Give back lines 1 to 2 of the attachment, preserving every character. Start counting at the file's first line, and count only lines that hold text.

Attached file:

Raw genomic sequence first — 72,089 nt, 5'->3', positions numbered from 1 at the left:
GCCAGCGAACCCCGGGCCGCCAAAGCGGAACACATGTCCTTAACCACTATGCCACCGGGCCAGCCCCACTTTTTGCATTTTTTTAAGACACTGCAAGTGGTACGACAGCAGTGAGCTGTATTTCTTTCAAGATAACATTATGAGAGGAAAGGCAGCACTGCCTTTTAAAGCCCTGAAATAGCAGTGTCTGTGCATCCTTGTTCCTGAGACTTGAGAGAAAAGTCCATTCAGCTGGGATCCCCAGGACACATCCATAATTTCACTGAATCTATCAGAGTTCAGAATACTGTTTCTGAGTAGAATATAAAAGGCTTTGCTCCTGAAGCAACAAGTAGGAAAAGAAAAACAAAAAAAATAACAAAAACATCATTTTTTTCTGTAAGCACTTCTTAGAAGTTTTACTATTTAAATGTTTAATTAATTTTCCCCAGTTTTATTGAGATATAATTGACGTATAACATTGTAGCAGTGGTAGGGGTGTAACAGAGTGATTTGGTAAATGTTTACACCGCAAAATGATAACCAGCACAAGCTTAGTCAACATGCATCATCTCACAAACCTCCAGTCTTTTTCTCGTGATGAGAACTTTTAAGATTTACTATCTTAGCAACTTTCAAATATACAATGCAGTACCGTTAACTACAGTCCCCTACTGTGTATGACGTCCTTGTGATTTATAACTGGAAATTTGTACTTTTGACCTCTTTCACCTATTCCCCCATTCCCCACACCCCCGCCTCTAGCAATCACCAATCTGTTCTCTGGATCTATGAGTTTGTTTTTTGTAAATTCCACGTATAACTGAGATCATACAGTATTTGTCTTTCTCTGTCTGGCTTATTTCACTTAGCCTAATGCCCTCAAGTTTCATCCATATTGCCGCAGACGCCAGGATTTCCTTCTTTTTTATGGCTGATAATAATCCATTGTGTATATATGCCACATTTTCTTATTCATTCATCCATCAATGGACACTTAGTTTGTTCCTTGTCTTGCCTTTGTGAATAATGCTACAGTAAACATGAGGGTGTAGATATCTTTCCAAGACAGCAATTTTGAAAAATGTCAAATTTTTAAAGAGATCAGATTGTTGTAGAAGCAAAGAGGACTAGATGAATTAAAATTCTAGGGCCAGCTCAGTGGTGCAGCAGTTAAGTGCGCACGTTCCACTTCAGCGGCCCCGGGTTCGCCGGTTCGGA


Raw genomic sequence first — 72,089 nt, 5'->3', positions numbered from 1 at the left:
GCCAGCGAACCCCGGGCCGCCAAAGCGGAACACATGTCCTTAACCACTATGCCACCGGGCCAGCCCCACTTTTTGCATTTTTTTAAGACACTGCAAGTGGTACGACAGCAGTGAGCTGTATTTCTTTCAAGATAACATTATGAGAGGAAAGGCAGCACTGCCTTTTAAAGCCCTGAAATAGCAGTGTCTGTGCATCCTTGTTCCTGAGACTTGAGAGAAAAGTCCATTCAGCTGGGATCCCCAGGACACATCCATAATTTCACTGAATCTATCAGAGTTCAGAATACTGTTTCTGAGTAGAATATAAAAGGCTTTGCTCCTGAAGCAACAAGTAGGAAAAGAAAAACAAAAAAAATAACAAAAACATCATTTTTTTCTGTAAGCACTTCTTAGAAGTTTTACTATTTAAATGTTTAATTAATTTTCCCCAGTTTTATTGAGATATAATTGACGTATAACATTGTAGCAGTGGTAGGGGTGTAACAGAGTGATTTGGTAAATGTTTACACCGCAAAATGATAACCAGCACAAGCTTAGTCAACATGCATCATCTCACAAACCTCCAGTCTTTTTCTCGTGATGAGAACTTTTAAGATTTACTATCTTAGCAACTTTCAAATATACAATGCAGTACCGTTAACTACAGTCCCCTACTGTGTATGACGTCCTTGTGATTTATAACTGGAAATTTGTACTTTTGACCTCTTTCACCTATTCCCCCATTCCCCACACCCCCGCCTCTAGCAATCACCAATCTGTTCTCTGGATCTATGAGTTTGTTTTTTGTAAATTCCACGTATAACTGAGATCATACAGTATTTGTCTTTCTCTGTCTGGCTTATTTCACTTAGCCTAATGCCCTCAAGTTTCATCCATATTGCCGCAGACGCCAGGATTTCCTTCTTTTTTATGGCTGATAATAATCCATTGTGTATATATGCCACATTTTCTTATTCATTCATCCATCAATGGACACTTAGTTTGTTCCTTGTCTTGCCTTTGTGAATAATGCTACAGTAAACATGAGGGTGTAGATATCTTTCCAAGACAGCAATTTTGAAAAATGTCAAATTTTTAAAGAGATCAGATTGTTGTAGAAGCAAAGAGGACTAGATGAATTAAAATTCTAGGGCCAGCTCAGTGGTGCAGCAGTTAAGTGCGCACGTTCCACTTCAGCGGCCCCGGGTTCGCCGGTTCGGA